It depends (Impossible to answer questions regarding shibari)

Home/Education, Rope/It depends (Impossible to answer questions regarding shibari)

It depends (Impossible to answer questions regarding shibari)

People often ask questions in relation to bondage that are impossible to answer.

  • How long is too long
  • How long is tingling acceptable for
  • How long can someone stay in this
  • How many wraps do you need
  • How heavy is too heavy
  • etc…

These questions broadly all have the same answer… it depends.
This is because every situation, bondage, model, tie and every day is different. How long you can do anything with bondage for is dependent on a multitude of factors. Obvious one might think but still people want an answer that they can apply ‘roughly’; even rough answers are highly subjective.

Person A may have good circulation, be a healthy weight and have good muscle tone. Person B may have poor circulation, be morbidly obese and have no muscle tone. This is an extreme example but it must be obvious that the answer to “Roughly how long can someone hang in this suspension” will depend massively on the person being tied. It will also depend on how tired, hydrated, fed… etc. etc. the person is. It will also depend on how they’re tied, how tight, with what rope… etc. etc. the bondage is done with. It will also depend on how hot or cold… etc. etc. the place where the bondage takes place is. And on what else you’re doing, have done… etc. etc. during play or the day. Also psychological effects play a large role in how people react to stressful bondage. So if someone is pissed off, sad, depressed, happy… etc. etc. It effects the answer to these questions.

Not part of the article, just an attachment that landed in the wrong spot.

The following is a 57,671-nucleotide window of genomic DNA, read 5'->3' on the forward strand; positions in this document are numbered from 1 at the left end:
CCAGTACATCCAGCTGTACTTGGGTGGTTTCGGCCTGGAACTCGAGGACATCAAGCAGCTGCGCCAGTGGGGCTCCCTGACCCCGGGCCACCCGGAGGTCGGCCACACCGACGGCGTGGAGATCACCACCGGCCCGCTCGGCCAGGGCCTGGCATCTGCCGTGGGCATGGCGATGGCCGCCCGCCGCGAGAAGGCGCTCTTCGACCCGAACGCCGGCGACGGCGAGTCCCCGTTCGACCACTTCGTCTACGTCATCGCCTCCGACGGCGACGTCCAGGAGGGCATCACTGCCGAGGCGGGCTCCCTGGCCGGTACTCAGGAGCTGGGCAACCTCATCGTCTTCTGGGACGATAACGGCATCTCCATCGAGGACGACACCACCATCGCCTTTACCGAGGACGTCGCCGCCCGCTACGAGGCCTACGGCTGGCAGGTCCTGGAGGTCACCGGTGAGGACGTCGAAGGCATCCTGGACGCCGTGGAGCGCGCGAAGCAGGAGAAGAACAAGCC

Sometimes I think the most disturbing thing about these questions is the fact that even people that aren’t exactly new to bondage seem to not know why they’re unanswerable in any very useful form. Even giving a general estimate is going to be a liability if someone is going to take that estimate as some kind of reasonable working figure and watch the clock rather than actually understanding what’s actually going on.

So what is the answer?

The real answer is not always a popular one. The real answer is that you have to develop judgement. This means learning about a variety of things over time, and that means developing experience and judgement. And that means hard work, observation, study, practice, not expecting everything to come at once, and… not expecting easy pat answers.

By | 2017-03-17T09:57:17+00:00 July 14th, 2012|Categories: Education, Rope|Tags: , , , , , |0 Comments

About the Author:

%d bloggers like this: